|Said, Hyder; Akiba, Yasutada; Narimatsu, Kazuyuki et al. (2017) FFA3 Activation Stimulates Duodenal Bicarbonate Secretion and Prevents NSAID-Induced Enteropathy via the GLP-2 Pathway in Rats. Dig Dis Sci 62:1944-1952|
|Said, Hyder; Kaunitz, Jonathan D (2016) Gastrointestinal defense mechanisms. Curr Opin Gastroenterol 32:461-466|
|Akiba, Yasutada; Kaunitz, Jonathan D (2014) Prostaglandin pathways in duodenal chemosensing. J Gastroenterol Hepatol 29 Suppl 4:93-8|
|Inoue, Takuya; Higashiyama, Masaaki; Kaji, Izumi et al. (2014) Dipeptidyl peptidase IV inhibition prevents the formation and promotes the healing of indomethacin-induced intestinal ulcers in rats. Dig Dis Sci 59:1286-95|
|Akiba, Yasutada; Kaunitz, Jonathan D (2014) Duodenal luminal chemosensing; acid, ATP, and nutrients. Curr Pharm Des 20:2760-5|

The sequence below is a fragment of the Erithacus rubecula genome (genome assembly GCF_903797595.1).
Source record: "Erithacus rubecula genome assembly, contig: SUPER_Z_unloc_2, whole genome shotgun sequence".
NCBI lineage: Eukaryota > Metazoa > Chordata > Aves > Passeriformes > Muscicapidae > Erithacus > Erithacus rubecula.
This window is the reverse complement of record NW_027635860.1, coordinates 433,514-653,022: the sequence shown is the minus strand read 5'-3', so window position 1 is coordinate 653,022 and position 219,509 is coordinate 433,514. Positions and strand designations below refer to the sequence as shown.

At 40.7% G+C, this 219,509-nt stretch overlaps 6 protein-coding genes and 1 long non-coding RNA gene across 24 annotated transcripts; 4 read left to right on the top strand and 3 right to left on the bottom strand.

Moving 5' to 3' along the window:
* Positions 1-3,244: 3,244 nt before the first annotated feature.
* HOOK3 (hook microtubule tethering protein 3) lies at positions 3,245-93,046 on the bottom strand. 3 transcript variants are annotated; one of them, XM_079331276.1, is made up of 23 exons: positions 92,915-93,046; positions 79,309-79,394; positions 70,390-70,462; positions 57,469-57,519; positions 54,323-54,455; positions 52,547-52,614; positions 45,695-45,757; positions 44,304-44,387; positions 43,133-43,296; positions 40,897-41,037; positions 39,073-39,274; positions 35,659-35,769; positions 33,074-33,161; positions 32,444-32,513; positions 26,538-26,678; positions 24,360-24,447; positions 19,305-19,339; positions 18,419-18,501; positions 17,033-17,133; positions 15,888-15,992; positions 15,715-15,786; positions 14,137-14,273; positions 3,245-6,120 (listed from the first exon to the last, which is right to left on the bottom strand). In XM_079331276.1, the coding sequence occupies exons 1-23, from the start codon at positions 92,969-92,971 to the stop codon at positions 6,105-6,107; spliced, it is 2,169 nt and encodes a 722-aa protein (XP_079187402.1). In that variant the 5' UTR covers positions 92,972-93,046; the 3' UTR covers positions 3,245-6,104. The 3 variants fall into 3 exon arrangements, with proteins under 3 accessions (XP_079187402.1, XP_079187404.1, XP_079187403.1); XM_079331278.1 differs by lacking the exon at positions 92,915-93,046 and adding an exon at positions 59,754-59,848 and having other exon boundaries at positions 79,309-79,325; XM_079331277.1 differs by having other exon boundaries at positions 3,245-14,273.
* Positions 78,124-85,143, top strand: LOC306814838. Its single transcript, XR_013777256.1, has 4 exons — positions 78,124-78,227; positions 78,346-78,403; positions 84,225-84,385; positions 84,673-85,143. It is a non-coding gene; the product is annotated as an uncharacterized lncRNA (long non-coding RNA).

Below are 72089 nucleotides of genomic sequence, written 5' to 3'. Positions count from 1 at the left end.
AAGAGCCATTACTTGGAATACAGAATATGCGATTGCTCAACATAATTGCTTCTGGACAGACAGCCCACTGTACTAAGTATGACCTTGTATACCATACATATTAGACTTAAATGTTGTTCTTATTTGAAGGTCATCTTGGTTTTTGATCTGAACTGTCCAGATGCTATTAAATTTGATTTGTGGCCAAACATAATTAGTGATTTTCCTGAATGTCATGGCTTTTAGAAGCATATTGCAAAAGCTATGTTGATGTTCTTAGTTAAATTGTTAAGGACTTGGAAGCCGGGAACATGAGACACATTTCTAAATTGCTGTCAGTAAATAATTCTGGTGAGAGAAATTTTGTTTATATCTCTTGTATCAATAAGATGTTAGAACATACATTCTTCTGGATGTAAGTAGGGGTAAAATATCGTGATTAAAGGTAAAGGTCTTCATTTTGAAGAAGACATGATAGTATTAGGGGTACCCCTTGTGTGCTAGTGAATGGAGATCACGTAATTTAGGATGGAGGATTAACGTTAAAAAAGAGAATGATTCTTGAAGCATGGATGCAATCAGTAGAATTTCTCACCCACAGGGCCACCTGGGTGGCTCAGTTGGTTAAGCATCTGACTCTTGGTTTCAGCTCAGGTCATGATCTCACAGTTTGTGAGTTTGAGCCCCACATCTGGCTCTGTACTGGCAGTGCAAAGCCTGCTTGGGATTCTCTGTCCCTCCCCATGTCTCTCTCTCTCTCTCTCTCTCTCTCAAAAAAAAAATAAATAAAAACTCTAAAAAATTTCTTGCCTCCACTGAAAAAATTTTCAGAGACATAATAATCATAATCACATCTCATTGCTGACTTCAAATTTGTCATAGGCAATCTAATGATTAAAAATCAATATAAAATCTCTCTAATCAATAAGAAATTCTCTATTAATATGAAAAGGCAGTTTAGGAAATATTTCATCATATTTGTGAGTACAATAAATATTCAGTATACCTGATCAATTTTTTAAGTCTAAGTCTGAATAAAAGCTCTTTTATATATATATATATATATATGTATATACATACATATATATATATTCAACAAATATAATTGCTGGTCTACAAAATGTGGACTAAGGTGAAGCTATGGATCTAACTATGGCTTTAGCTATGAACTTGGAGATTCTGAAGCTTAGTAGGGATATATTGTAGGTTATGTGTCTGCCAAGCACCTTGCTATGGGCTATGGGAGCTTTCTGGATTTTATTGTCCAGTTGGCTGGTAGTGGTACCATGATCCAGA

|Kaunitz, Jonathan D (2014) Paradigm shifts in perspective III: the discovery of tumor necrosis factor. Dig Dis Sci 59:710-1|
|Kemmerly, Thomas; Kaunitz, Jonathan D (2013) Gastroduodenal mucosal defense. Curr Opin Gastroenterol 29:642-9|
|Soldavini, Jessica; Kaunitz, Jonathan D (2013) Pathobiology and potential therapeutic value of intestinal short-chain fatty acids in gut inflammation and obesity. Dig Dis Sci 58:2756-66|
|Inoue, Takuya; Wang, Joon-Ho; Higashiyama, Masaaki et al. (2012) Dipeptidyl peptidase IV inhibition potentiates amino acid- and bile acid-induced bicarbonate secretion in rat duodenum. Am J Physiol Gastrointest Liver Physiol 303:G810-6|
|Kaunitz, Jonathan D (2012) From bedside to bench: reverse engineering medical progress. Dig Dis Sci 57:2481-3|